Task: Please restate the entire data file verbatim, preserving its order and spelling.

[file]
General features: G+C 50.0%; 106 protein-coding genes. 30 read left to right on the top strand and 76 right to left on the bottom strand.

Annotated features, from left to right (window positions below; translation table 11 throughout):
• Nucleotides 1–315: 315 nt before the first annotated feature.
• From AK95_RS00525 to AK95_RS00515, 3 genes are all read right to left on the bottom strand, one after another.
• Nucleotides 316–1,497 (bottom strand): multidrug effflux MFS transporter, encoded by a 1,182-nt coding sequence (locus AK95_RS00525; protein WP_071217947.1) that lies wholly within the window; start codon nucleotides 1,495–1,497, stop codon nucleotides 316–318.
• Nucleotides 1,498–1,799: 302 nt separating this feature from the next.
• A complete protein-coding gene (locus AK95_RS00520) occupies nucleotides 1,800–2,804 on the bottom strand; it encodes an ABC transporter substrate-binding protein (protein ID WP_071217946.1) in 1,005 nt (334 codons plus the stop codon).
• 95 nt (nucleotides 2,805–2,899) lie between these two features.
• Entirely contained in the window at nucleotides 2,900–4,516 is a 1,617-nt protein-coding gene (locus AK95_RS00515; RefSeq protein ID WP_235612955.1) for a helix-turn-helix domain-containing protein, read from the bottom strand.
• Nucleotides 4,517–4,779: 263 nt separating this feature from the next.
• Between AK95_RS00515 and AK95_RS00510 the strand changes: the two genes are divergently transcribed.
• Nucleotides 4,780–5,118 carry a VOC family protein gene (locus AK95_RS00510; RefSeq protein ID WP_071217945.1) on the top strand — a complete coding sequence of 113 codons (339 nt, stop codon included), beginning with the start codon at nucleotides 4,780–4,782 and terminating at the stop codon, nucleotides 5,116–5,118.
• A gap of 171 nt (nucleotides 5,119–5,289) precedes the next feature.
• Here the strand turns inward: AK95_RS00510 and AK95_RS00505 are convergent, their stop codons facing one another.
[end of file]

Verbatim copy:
General features: G+C 50.0%; 106 protein-coding genes. 30 read left to right on the top strand and 76 right to left on the bottom strand.

Annotated features, from left to right (window positions below; translation table 11 throughout):
• Nucleotides 1–315: 315 nt before the first annotated feature.
• From AK95_RS00525 to AK95_RS00515, 3 genes are all read right to left on the bottom strand, one after another.
• Nucleotides 316–1,497 (bottom strand): multidrug effflux MFS transporter, encoded by a 1,182-nt coding sequence (locus AK95_RS00525; protein WP_071217947.1) that lies wholly within the window; start codon nucleotides 1,495–1,497, stop codon nucleotides 316–318.
• Nucleotides 1,498–1,799: 302 nt separating this feature from the next.
• A complete protein-coding gene (locus AK95_RS00520) occupies nucleotides 1,800–2,804 on the bottom strand; it encodes an ABC transporter substrate-binding protein (protein ID WP_071217946.1) in 1,005 nt (334 codons plus the stop codon).
• 95 nt (nucleotides 2,805–2,899) lie between these two features.
• Entirely contained in the window at nucleotides 2,900–4,516 is a 1,617-nt protein-coding gene (locus AK95_RS00515; RefSeq protein ID WP_235612955.1) for a helix-turn-helix domain-containing protein, read from the bottom strand.
• Nucleotides 4,517–4,779: 263 nt separating this feature from the next.
• Between AK95_RS00515 and AK95_RS00510 the strand changes: the two genes are divergently transcribed.
• Nucleotides 4,780–5,118 carry a VOC family protein gene (locus AK95_RS00510; RefSeq protein ID WP_071217945.1) on the top strand — a complete coding sequence of 113 codons (339 nt, stop codon included), beginning with the start codon at nucleotides 4,780–4,782 and terminating at the stop codon, nucleotides 5,116–5,118.
• A gap of 171 nt (nucleotides 5,119–5,289) precedes the next feature.
• Here the strand turns inward: AK95_RS00510 and AK95_RS00505 are convergent, their stop codons facing one another.